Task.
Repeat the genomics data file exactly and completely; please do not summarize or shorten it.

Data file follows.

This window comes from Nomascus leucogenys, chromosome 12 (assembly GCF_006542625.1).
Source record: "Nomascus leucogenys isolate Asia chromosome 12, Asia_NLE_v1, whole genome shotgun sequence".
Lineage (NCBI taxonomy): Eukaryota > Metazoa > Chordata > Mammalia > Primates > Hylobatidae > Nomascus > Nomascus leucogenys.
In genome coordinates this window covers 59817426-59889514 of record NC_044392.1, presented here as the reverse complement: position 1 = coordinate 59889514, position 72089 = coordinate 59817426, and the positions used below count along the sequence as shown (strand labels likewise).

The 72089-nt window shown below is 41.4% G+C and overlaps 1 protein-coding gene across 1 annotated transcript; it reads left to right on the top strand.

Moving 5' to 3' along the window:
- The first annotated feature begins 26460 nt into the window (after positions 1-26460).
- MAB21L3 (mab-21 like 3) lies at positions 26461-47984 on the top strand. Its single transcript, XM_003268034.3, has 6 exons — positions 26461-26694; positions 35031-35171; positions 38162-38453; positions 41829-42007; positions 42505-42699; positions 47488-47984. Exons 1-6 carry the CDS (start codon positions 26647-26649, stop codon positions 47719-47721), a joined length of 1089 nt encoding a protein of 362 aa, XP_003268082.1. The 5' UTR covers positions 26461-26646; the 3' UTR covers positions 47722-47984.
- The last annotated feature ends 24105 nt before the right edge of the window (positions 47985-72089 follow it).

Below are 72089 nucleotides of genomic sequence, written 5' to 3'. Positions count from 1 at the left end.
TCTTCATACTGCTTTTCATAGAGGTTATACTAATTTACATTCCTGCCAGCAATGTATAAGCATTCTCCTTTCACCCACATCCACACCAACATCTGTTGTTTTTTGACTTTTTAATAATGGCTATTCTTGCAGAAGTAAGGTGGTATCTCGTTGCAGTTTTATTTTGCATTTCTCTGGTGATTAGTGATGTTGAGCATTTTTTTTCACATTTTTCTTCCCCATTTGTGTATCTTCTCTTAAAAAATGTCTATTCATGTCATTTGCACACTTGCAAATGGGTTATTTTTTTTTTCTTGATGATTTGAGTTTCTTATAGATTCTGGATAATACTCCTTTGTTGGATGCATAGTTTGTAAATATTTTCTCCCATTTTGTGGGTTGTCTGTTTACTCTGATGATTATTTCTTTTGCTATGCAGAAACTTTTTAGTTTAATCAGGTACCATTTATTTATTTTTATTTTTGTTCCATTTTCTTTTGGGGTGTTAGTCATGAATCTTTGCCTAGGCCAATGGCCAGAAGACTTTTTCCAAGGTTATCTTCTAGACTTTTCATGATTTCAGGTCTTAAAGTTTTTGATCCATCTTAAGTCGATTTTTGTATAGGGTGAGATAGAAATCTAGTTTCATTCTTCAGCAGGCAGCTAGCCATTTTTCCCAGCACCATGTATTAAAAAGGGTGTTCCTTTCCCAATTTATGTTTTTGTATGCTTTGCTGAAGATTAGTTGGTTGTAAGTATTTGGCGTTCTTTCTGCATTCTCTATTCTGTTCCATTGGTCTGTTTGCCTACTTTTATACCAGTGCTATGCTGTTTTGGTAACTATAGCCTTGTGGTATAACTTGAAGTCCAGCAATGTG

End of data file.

This window comes from Nomascus leucogenys, chromosome 12 (assembly GCF_006542625.1).
Source record: "Nomascus leucogenys isolate Asia chromosome 12, Asia_NLE_v1, whole genome shotgun sequence".
Lineage (NCBI taxonomy): Eukaryota > Metazoa > Chordata > Mammalia > Primates > Hylobatidae > Nomascus > Nomascus leucogenys.
In genome coordinates this window covers 59817426-59889514 of record NC_044392.1, presented here as the reverse complement: position 1 = coordinate 59889514, position 72089 = coordinate 59817426, and the positions used below count along the sequence as shown (strand labels likewise).

The 72089-nt window shown below is 41.4% G+C and overlaps 1 protein-coding gene across 1 annotated transcript; it reads left to right on the top strand.

Moving 5' to 3' along the window:
- The first annotated feature begins 26460 nt into the window (after positions 1-26460).
- MAB21L3 (mab-21 like 3) lies at positions 26461-47984 on the top strand. Its single transcript, XM_003268034.3, has 6 exons — positions 26461-26694; positions 35031-35171; positions 38162-38453; positions 41829-42007; positions 42505-42699; positions 47488-47984. Exons 1-6 carry the CDS (start codon positions 26647-26649, stop codon positions 47719-47721), a joined length of 1089 nt encoding a protein of 362 aa, XP_003268082.1. The 5' UTR covers positions 26461-26646; the 3' UTR covers positions 47722-47984.
- The last annotated feature ends 24105 nt before the right edge of the window (positions 47985-72089 follow it).

Below are 72089 nucleotides of genomic sequence, written 5' to 3'. Positions count from 1 at the left end.
TCTTCATACTGCTTTTCATAGAGGTTATACTAATTTACATTCCTGCCAGCAATGTATAAGCATTCTCCTTTCACCCACATCCACACCAACATCTGTTGTTTTTTGACTTTTTAATAATGGCTATTCTTGCAGAAGTAAGGTGGTATCTCGTTGCAGTTTTATTTTGCATTTCTCTGGTGATTAGTGATGTTGAGCATTTTTTTTCACATTTTTCTTCCCCATTTGTGTATCTTCTCTTAAAAAATGTCTATTCATGTCATTTGCACACTTGCAAATGGGTTATTTTTTTTTTCTTGATGATTTGAGTTTCTTATAGATTCTGGATAATACTCCTTTGTTGGATGCATAGTTTGTAAATATTTTCTCCCATTTTGTGGGTTGTCTGTTTACTCTGATGATTATTTCTTTTGCTATGCAGAAACTTTTTAGTTTAATCAGGTACCATTTATTTATTTTTATTTTTGTTCCATTTTCTTTTGGGGTGTTAGTCATGAATCTTTGCCTAGGCCAATGGCCAGAAGACTTTTTCCAAGGTTATCTTCTAGACTTTTCATGATTTCAGGTCTTAAAGTTTTTGATCCATCTTAAGTCGATTTTTGTATAGGGTGAGATAGAAATCTAGTTTCATTCTTCAGCAGGCAGCTAGCCATTTTTCCCAGCACCATGTATTAAAAAGGGTGTTCCTTTCCCAATTTATGTTTTTGTATGCTTTGCTGAAGATTAGTTGGTTGTAAGTATTTGGCGTTCTTTCTGCATTCTCTATTCTGTTCCATTGGTCTGTTTGCCTACTTTTATACCAGTGCTATGCTGTTTTGGTAACTATAGCCTTGTGGTATAACTTGAAGTCCAGCAATGTG